Our guest blogger breaks down several key performance indicators (KPIs) that lenders look at before deciding on your business loan.
Special thanks to guest blogger Jessica Hornbeck, a professional accountant and outsourced CFO/COO, who, during a recent webinar, walked us through key KPIs businesses need to track to get funded.
Last time we reviewed the importance of the profit & loss statement and balance sheet and scratched the surface of those all-important metrics, you must track if you want to get funded. So roll up your sleeves because now we’re going to dig even deeper. Don’t worry. I promise not to give you too many numbers. And you can do all of this in Excel.
It may go without saying, but I’ll say it anyway: You should be using accounting software to run your P&L by month. You can use something like QuickBooks and dump the data into Excel. It doesn’t need to be pretty. You can leverage the power of Excel to do any of the KPI calculations I give you here.
One of your most important KPIs is gross profit margin, which is income minus the cost of goods sold divided by income. For example, if you sell $100,000 worth of bird feeders that cost $20,000 to produce, your gross profit margin is an excellent 80% ($100,000 – $20,000/$100,000).
But you don’t have to do the math. Instead, you can type that formula in Excel for each month and link it to the monthly trend that you ran on whatever accounting software you use. And it gives you the percentage.
Even though I’m in the numbers business, looking at numbers all day doesn’t inspire enthusiasm or necessarily tell me a story. So, a sparkline lets you see the 12-month trend. In Excel, you can create the sparkline for whatever length of time. I like to keep my eye on both the six-month and 12-month trendlines. It gives a visual which is cleaner and easier to view. If the gross margin is going down, I’ve got a problem. You want your gross margins to go up or at least stay steady.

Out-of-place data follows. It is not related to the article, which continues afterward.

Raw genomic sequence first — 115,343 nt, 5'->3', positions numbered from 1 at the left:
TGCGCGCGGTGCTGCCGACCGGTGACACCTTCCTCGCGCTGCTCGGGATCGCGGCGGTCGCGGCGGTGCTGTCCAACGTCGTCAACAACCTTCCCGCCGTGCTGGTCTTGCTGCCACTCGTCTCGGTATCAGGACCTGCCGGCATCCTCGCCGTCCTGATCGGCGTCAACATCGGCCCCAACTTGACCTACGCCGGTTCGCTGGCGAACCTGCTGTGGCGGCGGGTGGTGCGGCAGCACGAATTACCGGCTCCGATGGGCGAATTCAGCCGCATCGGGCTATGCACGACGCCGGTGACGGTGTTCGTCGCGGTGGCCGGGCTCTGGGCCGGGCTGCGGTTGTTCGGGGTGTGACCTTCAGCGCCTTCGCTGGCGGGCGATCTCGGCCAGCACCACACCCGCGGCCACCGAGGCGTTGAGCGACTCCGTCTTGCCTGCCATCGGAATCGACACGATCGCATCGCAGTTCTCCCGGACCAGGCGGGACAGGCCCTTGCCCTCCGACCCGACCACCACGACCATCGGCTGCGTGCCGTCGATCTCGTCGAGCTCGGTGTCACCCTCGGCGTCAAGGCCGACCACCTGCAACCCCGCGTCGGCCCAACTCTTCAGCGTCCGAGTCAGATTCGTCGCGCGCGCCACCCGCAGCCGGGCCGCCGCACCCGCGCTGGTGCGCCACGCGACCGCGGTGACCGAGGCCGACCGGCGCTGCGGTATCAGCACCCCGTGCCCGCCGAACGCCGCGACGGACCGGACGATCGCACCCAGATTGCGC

You should also consider the industry benchmarks. For gross profit margin, I generally see from 60% on the low end to 70% on the high end. And, if you’re super lean, 80% would be excellent. But you want to stay above 60% because it means you have 60% income left over.
And next, we go to net profit margin – or the bottom line – one of the other most important KPIs. This is your net profit (after you pay out expenses) divided by your income. This is what remains at the end of the day.
So if you’re spending way too much on your cost of goods sold – your product or your labor – you’ll know. Maybe you have too many people sitting idle and have to let someone go if you’re not pulling in enough income. In a product business, you may be holding too much inventory and should not buy more until it’s sold.
So these metrics are meant to force you to change your behavior because you want to end up with a profitable business that makes money, right? A reasonable profit net margin is 30% or 20%. Once you start getting lower than that, it’s risky. It doesn’t feel good unless you have subscriptions or recurring revenue, which is another important metric because you can guarantee this income is coming in the door as long as you continue to meet this service.